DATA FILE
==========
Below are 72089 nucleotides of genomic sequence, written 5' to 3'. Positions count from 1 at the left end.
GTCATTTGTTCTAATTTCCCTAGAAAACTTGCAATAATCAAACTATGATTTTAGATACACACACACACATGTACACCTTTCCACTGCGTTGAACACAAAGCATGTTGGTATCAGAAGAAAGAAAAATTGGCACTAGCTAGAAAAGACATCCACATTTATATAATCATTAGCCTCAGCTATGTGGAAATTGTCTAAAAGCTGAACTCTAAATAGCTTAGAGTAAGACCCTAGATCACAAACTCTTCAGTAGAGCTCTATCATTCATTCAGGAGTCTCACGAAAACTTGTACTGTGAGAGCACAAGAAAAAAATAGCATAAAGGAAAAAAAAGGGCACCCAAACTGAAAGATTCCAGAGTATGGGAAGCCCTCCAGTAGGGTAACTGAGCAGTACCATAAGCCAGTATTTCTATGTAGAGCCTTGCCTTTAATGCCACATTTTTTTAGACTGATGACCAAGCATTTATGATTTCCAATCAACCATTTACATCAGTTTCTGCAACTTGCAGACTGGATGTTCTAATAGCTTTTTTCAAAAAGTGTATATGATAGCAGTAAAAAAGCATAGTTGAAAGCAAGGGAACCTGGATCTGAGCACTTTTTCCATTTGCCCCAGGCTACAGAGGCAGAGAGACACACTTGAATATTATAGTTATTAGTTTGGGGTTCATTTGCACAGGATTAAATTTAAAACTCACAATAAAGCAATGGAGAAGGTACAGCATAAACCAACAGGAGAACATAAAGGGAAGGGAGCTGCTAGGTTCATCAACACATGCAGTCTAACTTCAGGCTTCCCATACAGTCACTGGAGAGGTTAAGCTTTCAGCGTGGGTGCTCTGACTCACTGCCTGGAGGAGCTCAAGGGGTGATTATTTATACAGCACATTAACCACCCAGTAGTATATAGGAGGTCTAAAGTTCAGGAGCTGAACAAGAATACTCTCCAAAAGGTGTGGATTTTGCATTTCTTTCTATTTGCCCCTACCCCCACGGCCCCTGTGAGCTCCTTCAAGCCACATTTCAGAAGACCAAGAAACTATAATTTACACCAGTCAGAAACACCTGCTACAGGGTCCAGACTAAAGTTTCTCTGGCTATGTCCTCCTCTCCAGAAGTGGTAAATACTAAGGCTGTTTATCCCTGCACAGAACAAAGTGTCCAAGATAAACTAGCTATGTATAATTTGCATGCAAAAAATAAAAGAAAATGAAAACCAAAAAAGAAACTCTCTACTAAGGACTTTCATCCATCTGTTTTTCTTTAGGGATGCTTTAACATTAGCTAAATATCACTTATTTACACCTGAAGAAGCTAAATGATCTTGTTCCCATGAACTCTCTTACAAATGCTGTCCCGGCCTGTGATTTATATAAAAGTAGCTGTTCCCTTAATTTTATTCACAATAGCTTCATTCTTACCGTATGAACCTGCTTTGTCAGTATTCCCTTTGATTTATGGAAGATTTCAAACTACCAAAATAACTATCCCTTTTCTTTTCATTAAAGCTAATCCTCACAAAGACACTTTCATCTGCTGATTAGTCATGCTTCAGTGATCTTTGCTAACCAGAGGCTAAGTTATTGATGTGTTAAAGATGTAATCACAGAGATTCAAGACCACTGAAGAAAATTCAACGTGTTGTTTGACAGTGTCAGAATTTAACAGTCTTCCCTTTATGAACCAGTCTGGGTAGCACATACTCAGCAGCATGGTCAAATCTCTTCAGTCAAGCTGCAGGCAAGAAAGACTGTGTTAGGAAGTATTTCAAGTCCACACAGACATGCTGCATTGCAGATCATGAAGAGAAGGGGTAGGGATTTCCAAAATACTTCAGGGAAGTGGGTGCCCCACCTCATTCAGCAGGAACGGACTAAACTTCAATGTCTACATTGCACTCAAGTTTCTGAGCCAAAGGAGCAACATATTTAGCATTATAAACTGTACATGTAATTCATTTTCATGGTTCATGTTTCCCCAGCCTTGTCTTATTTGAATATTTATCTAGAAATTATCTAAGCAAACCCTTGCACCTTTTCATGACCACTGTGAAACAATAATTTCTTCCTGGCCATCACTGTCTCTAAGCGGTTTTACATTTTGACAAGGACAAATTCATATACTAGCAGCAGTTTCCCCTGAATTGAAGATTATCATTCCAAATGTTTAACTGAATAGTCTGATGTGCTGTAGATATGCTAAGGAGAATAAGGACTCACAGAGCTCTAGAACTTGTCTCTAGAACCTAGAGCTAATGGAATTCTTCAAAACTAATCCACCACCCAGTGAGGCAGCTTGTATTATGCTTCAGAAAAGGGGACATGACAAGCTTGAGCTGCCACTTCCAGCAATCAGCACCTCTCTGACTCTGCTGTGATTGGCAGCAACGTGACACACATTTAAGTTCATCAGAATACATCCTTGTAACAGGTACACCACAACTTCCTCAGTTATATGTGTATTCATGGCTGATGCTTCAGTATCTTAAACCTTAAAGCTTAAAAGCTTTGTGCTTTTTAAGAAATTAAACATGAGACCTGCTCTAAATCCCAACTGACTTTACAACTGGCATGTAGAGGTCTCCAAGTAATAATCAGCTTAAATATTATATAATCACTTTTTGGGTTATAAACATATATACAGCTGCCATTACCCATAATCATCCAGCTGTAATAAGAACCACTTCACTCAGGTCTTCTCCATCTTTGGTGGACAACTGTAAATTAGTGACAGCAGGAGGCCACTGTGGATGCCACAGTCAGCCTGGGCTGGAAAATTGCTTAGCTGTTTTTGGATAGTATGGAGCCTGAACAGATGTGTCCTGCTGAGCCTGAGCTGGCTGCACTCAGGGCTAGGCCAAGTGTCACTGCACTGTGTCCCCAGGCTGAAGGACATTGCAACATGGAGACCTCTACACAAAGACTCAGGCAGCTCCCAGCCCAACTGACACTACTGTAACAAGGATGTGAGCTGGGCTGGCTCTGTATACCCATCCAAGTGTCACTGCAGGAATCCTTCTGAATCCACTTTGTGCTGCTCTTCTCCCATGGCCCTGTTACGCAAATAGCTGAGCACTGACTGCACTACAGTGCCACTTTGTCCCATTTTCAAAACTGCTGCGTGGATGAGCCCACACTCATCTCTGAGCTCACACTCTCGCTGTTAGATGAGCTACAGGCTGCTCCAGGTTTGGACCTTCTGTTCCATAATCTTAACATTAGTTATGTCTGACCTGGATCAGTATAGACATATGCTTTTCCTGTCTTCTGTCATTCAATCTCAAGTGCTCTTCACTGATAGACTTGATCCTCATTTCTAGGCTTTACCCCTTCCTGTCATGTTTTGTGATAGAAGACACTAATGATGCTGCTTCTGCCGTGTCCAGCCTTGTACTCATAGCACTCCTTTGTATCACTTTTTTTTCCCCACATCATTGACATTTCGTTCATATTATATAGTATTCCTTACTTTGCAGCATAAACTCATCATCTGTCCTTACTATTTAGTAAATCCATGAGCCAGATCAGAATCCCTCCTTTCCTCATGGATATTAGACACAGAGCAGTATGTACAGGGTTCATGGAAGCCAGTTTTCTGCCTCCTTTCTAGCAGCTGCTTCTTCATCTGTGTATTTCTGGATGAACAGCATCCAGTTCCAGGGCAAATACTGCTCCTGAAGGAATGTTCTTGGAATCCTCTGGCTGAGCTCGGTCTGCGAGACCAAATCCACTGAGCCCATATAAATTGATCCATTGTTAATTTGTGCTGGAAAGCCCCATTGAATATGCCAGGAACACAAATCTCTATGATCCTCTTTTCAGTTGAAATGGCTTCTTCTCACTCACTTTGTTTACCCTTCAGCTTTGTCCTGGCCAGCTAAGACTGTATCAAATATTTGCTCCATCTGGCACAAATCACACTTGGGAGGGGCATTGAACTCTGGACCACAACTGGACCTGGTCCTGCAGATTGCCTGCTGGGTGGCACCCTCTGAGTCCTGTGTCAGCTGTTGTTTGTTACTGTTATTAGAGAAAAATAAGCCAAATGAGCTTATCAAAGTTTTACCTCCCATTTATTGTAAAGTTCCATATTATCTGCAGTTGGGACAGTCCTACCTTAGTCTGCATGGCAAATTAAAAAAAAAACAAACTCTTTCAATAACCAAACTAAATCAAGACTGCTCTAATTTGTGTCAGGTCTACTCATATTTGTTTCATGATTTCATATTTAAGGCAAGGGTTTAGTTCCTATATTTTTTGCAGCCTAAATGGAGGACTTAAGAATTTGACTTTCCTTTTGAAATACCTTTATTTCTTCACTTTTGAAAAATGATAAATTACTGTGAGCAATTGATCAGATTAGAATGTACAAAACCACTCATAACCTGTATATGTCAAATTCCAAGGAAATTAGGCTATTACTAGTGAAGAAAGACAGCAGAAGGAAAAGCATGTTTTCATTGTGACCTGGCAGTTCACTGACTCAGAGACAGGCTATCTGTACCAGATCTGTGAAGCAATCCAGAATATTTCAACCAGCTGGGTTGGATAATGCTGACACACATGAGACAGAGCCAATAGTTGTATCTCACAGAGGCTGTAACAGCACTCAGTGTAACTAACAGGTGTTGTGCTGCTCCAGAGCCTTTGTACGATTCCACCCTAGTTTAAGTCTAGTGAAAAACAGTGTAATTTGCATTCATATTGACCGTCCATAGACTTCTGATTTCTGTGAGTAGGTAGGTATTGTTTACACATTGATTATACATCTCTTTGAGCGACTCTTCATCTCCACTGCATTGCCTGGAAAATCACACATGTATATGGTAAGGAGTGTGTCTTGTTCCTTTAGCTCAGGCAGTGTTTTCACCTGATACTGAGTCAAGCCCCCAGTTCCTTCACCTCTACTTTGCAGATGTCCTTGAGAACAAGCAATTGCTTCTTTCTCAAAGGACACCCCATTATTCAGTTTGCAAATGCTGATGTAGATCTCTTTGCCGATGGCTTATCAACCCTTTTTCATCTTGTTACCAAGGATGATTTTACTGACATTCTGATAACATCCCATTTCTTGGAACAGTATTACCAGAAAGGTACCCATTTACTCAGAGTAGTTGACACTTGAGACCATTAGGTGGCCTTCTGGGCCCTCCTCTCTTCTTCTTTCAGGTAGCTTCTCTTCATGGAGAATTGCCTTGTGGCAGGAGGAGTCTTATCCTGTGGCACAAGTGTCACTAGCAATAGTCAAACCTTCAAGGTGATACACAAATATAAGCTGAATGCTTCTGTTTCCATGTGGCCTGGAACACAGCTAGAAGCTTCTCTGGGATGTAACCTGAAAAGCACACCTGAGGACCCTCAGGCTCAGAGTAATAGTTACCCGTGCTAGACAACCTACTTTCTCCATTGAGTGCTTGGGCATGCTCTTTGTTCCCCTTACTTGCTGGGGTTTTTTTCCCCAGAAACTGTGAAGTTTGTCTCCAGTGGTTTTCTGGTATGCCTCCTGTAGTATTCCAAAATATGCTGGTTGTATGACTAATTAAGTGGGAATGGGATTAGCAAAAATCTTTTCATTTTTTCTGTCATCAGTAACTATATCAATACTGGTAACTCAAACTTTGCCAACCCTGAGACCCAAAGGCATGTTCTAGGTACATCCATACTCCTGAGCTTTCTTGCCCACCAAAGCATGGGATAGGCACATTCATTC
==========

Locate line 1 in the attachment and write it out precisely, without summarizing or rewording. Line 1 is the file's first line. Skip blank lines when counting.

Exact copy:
Below are 72089 nucleotides of genomic sequence, written 5' to 3'. Positions count from 1 at the left end.